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Cancer treatment hope from Oxford COVID vaccine technology

Friday September 3rd 2021

The technology behind the Oxford-AstraZeneca COVID-19 vaccine could be used to help treat cancer, it is revealed today.

Research from the University of Oxford and the Ludwig Institute for Cancer Research has shown that a viral vector cancer vaccine generates effective anti-tumour immune responses and, when combined with immunotherapy, decreases tumour size and increases survival rates in mouse models.

Thanks to this finding, which is published in the Journal for ImmunoTherapy of Cancer, a phase 1/2a clinical trial in 80 patients with non-small cell lung cancer will start later this year.

The study, which was carried out by Professor Benoit Van den Eynde’s group at the Ludwig Institute for Cancer Research, University of Oxford, with co-authors Professor Adrian Hill and Dr Irina Redchenko at the University’s Jenner Institute, follows the discovery that Oxford’s COVID-19 vaccine technology generates strong CD8+ T cell responses.

The team developed a two-dose therapeutic cancer vaccine with different prime and boost viral vectors and to create a vaccine treatment that specifically targets cancer cells, the vaccine was designed to target MAGE-A3 and NY-ESO-1 proteins that are present on the surface of many types of cancer cells.

In preclinical experiments in mouse tumour models, the cancer vaccine increased the levels of tumour-infiltrating CD8+ T cells and enhanced the response to anti-PD-1 immunotherapy.

The combined vaccine and anti-PD-1 treatment resulted in a greater reduction in tumour size and improved the survival of the mice compared to anti-PD-1 therapy alone.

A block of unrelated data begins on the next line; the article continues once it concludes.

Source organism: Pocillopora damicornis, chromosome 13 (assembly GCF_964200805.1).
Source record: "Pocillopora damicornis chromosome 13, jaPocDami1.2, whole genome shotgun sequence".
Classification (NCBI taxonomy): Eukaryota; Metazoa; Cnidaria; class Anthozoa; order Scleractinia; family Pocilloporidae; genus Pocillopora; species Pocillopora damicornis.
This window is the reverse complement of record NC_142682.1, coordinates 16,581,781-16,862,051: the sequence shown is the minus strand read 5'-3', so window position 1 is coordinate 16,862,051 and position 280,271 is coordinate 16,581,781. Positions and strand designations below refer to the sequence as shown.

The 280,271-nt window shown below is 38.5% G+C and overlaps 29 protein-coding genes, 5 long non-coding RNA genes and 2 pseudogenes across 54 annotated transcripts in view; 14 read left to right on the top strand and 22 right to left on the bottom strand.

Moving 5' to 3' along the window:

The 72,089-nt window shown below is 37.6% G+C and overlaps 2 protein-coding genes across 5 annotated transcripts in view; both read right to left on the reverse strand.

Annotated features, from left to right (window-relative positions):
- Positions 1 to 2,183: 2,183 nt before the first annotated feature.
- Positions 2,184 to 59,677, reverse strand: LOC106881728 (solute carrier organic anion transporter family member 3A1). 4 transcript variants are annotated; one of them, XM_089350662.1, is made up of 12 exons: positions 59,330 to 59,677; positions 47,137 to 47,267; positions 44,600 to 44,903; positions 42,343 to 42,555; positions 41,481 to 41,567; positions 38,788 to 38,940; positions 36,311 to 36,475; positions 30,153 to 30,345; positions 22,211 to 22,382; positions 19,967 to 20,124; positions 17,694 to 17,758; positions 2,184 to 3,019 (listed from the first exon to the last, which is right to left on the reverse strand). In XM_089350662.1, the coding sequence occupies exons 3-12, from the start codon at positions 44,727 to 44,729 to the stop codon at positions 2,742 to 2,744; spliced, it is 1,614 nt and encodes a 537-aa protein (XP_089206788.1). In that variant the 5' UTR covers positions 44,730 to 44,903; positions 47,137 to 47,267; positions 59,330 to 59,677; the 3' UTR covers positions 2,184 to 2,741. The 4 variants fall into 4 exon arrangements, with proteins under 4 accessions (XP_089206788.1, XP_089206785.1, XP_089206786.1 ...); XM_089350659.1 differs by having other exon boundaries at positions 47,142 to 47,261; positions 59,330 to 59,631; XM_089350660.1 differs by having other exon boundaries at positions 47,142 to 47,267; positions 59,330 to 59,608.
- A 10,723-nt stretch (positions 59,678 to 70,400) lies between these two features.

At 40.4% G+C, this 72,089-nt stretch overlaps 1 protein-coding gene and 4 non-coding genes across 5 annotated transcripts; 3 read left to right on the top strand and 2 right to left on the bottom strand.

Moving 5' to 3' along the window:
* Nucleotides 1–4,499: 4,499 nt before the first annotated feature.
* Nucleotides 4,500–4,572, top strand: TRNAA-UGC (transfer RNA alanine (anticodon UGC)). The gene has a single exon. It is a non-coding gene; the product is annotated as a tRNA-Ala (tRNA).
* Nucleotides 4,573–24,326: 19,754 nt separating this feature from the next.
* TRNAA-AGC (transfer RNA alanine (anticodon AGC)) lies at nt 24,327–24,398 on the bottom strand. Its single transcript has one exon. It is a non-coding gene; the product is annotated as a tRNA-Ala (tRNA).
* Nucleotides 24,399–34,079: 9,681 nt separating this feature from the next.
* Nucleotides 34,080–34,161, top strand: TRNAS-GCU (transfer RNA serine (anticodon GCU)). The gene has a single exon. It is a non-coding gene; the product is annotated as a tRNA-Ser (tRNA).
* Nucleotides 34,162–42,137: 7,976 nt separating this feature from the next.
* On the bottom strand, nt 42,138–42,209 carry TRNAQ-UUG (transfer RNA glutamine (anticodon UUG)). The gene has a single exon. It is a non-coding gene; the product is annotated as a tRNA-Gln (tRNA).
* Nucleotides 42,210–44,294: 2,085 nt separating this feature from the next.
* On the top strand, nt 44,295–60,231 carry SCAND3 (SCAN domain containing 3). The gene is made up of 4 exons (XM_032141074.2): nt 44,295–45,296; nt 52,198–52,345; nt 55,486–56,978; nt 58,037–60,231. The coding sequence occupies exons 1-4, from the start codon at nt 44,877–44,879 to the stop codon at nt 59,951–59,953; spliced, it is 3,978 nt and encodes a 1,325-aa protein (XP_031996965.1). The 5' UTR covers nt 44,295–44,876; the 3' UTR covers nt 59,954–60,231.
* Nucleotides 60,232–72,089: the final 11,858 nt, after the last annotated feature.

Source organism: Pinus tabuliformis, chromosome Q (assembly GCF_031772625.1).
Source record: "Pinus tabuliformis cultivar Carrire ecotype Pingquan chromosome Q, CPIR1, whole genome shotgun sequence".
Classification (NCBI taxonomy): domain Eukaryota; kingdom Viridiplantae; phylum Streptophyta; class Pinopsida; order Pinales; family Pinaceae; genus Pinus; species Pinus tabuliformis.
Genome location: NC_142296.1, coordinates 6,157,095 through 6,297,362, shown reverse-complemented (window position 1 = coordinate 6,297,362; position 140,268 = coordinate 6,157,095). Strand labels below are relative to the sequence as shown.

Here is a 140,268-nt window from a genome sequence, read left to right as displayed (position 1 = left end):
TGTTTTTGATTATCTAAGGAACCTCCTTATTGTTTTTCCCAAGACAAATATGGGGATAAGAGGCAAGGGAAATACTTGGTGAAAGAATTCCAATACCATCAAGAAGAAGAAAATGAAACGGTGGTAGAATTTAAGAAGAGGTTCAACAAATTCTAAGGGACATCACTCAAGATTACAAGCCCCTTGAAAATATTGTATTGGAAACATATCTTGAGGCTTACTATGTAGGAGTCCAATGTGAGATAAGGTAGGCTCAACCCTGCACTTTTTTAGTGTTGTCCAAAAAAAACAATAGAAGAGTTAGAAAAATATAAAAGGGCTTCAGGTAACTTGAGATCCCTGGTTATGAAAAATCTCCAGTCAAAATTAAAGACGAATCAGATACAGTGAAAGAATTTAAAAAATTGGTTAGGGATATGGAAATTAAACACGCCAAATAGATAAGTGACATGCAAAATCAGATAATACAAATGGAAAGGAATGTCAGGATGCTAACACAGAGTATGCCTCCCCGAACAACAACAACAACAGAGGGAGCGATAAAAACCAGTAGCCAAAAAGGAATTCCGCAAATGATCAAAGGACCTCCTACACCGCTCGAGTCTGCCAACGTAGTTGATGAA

Professor Benoit Van den Eynde, professor of tumour immunology at the University of Oxford said: “We knew from our previous research that MAGE-type proteins act like red flags on the surface of cancer cells to attract immune cells that destroy tumours.

“MAGE proteins have an advantage over other cancer antigens as vaccine targets since they are present on a wide range of tumour types. This broadens the potential benefit of this approach to people with many different types of cancer.

“Importantly for target specificity, MAGE-type antigens are not present on the surface of normal tissues, which reduces the risk of side-effects caused by the immune system attacking healthy cells.”

Adrian Hill, Lakshmi Mittal and Family professorship of vaccinology and director of the Jenner Institute, University of Oxford, said the new vaccine platform has the potential to revolutionise cancer treatment.

“The forthcoming trial in non-small cell lung cancer follows a Phase 2a trial of a similar cancer vaccine in prostate cancer undertaken by the University of Oxford that is showing promising results,” he said.

“Our cancer vaccines elicit strong CD8+ T cell responses that infiltrate tumours and show great potential in enhancing the efficacy of immune checkpoint blockade therapy and improving outcomes for patients with cancer.”

Journal for ImmunoTherapy of Cancer 3 September 2021

Tags: Cancer | Flu & Viruses | Pharmaceuticals | UK News

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